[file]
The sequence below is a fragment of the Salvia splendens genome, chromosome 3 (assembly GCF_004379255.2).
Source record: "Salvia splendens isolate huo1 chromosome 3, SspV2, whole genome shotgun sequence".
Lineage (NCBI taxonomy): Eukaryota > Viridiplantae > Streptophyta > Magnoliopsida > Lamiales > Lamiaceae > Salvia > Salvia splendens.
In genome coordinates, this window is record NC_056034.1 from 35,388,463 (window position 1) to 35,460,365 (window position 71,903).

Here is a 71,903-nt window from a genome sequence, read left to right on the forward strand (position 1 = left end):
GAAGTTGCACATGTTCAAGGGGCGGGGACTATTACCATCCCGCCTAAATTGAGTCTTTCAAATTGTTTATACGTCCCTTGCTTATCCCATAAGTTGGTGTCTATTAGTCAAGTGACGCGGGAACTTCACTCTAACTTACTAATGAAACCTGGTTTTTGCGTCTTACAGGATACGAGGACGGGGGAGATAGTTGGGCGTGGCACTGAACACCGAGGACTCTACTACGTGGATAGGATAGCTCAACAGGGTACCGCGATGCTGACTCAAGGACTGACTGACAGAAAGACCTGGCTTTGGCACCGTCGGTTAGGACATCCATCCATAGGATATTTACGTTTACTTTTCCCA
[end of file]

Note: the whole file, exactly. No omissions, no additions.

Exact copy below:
The sequence below is a fragment of the Salvia splendens genome, chromosome 3 (assembly GCF_004379255.2).
Source record: "Salvia splendens isolate huo1 chromosome 3, SspV2, whole genome shotgun sequence".
Lineage (NCBI taxonomy): Eukaryota > Viridiplantae > Streptophyta > Magnoliopsida > Lamiales > Lamiaceae > Salvia > Salvia splendens.
In genome coordinates, this window is record NC_056034.1 from 35,388,463 (window position 1) to 35,460,365 (window position 71,903).

Here is a 71,903-nt window from a genome sequence, read left to right on the forward strand (position 1 = left end):
GAAGTTGCACATGTTCAAGGGGCGGGGACTATTACCATCCCGCCTAAATTGAGTCTTTCAAATTGTTTATACGTCCCTTGCTTATCCCATAAGTTGGTGTCTATTAGTCAAGTGACGCGGGAACTTCACTCTAACTTACTAATGAAACCTGGTTTTTGCGTCTTACAGGATACGAGGACGGGGGAGATAGTTGGGCGTGGCACTGAACACCGAGGACTCTACTACGTGGATAGGATAGCTCAACAGGGTACCGCGATGCTGACTCAAGGACTGACTGACAGAAAGACCTGGCTTTGGCACCGTCGGTTAGGACATCCATCCATAGGATATTTACGTTTACTTTTCCCA